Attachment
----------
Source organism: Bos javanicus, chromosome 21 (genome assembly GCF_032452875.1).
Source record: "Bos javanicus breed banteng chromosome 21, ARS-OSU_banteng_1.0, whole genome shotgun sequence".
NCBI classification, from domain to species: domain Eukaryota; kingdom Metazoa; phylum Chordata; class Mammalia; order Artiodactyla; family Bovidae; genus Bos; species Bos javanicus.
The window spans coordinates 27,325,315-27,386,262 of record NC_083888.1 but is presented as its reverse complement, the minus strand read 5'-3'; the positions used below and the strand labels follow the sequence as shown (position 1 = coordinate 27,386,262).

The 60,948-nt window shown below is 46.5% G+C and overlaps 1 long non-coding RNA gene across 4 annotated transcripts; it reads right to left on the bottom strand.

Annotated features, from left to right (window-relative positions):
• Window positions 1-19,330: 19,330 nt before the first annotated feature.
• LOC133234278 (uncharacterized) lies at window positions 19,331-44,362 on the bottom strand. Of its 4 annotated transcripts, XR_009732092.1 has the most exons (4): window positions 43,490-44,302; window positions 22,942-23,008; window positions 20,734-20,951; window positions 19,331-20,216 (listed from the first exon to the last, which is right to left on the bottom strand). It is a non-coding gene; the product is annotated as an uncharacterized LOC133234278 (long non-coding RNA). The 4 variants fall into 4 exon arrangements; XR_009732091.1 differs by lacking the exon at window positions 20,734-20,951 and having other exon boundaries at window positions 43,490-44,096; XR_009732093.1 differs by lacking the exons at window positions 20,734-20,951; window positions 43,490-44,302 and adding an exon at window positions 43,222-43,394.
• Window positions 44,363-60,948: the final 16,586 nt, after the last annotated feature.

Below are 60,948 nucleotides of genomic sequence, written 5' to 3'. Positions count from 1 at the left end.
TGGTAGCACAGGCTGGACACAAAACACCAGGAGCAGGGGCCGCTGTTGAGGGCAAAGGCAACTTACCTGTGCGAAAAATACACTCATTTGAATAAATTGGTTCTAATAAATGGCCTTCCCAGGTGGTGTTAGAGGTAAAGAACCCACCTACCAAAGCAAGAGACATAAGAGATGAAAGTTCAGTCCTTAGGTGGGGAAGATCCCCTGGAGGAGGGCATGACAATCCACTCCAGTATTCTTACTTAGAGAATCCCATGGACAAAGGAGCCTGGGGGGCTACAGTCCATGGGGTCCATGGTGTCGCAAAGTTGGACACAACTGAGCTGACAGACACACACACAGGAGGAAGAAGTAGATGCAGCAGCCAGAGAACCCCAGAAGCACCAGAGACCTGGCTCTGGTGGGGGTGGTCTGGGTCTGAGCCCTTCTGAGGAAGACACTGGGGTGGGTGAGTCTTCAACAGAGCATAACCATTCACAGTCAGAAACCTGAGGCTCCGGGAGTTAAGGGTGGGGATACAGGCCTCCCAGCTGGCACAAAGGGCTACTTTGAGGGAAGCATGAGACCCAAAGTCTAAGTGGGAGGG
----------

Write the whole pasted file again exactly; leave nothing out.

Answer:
Source organism: Bos javanicus, chromosome 21 (genome assembly GCF_032452875.1).
Source record: "Bos javanicus breed banteng chromosome 21, ARS-OSU_banteng_1.0, whole genome shotgun sequence".
NCBI classification, from domain to species: domain Eukaryota; kingdom Metazoa; phylum Chordata; class Mammalia; order Artiodactyla; family Bovidae; genus Bos; species Bos javanicus.
The window spans coordinates 27,325,315-27,386,262 of record NC_083888.1 but is presented as its reverse complement, the minus strand read 5'-3'; the positions used below and the strand labels follow the sequence as shown (position 1 = coordinate 27,386,262).

The 60,948-nt window shown below is 46.5% G+C and overlaps 1 long non-coding RNA gene across 4 annotated transcripts; it reads right to left on the bottom strand.

Annotated features, from left to right (window-relative positions):
• Window positions 1-19,330: 19,330 nt before the first annotated feature.
• LOC133234278 (uncharacterized) lies at window positions 19,331-44,362 on the bottom strand. Of its 4 annotated transcripts, XR_009732092.1 has the most exons (4): window positions 43,490-44,302; window positions 22,942-23,008; window positions 20,734-20,951; window positions 19,331-20,216 (listed from the first exon to the last, which is right to left on the bottom strand). It is a non-coding gene; the product is annotated as an uncharacterized LOC133234278 (long non-coding RNA). The 4 variants fall into 4 exon arrangements; XR_009732091.1 differs by lacking the exon at window positions 20,734-20,951 and having other exon boundaries at window positions 43,490-44,096; XR_009732093.1 differs by lacking the exons at window positions 20,734-20,951; window positions 43,490-44,302 and adding an exon at window positions 43,222-43,394.
• Window positions 44,363-60,948: the final 16,586 nt, after the last annotated feature.

Below are 60,948 nucleotides of genomic sequence, written 5' to 3'. Positions count from 1 at the left end.
TGGTAGCACAGGCTGGACACAAAACACCAGGAGCAGGGGCCGCTGTTGAGGGCAAAGGCAACTTACCTGTGCGAAAAATACACTCATTTGAATAAATTGGTTCTAATAAATGGCCTTCCCAGGTGGTGTTAGAGGTAAAGAACCCACCTACCAAAGCAAGAGACATAAGAGATGAAAGTTCAGTCCTTAGGTGGGGAAGATCCCCTGGAGGAGGGCATGACAATCCACTCCAGTATTCTTACTTAGAGAATCCCATGGACAAAGGAGCCTGGGGGGCTACAGTCCATGGGGTCCATGGTGTCGCAAAGTTGGACACAACTGAGCTGACAGACACACACACAGGAGGAAGAAGTAGATGCAGCAGCCAGAGAACCCCAGAAGCACCAGAGACCTGGCTCTGGTGGGGGTGGTCTGGGTCTGAGCCCTTCTGAGGAAGACACTGGGGTGGGTGAGTCTTCAACAGAGCATAACCATTCACAGTCAGAAACCTGAGGCTCCGGGAGTTAAGGGTGGGGATACAGGCCTCCCAGCTGGCACAAAGGGCTACTTTGAGGGAAGCATGAGACCCAAAGTCTAAGTGGGAGGG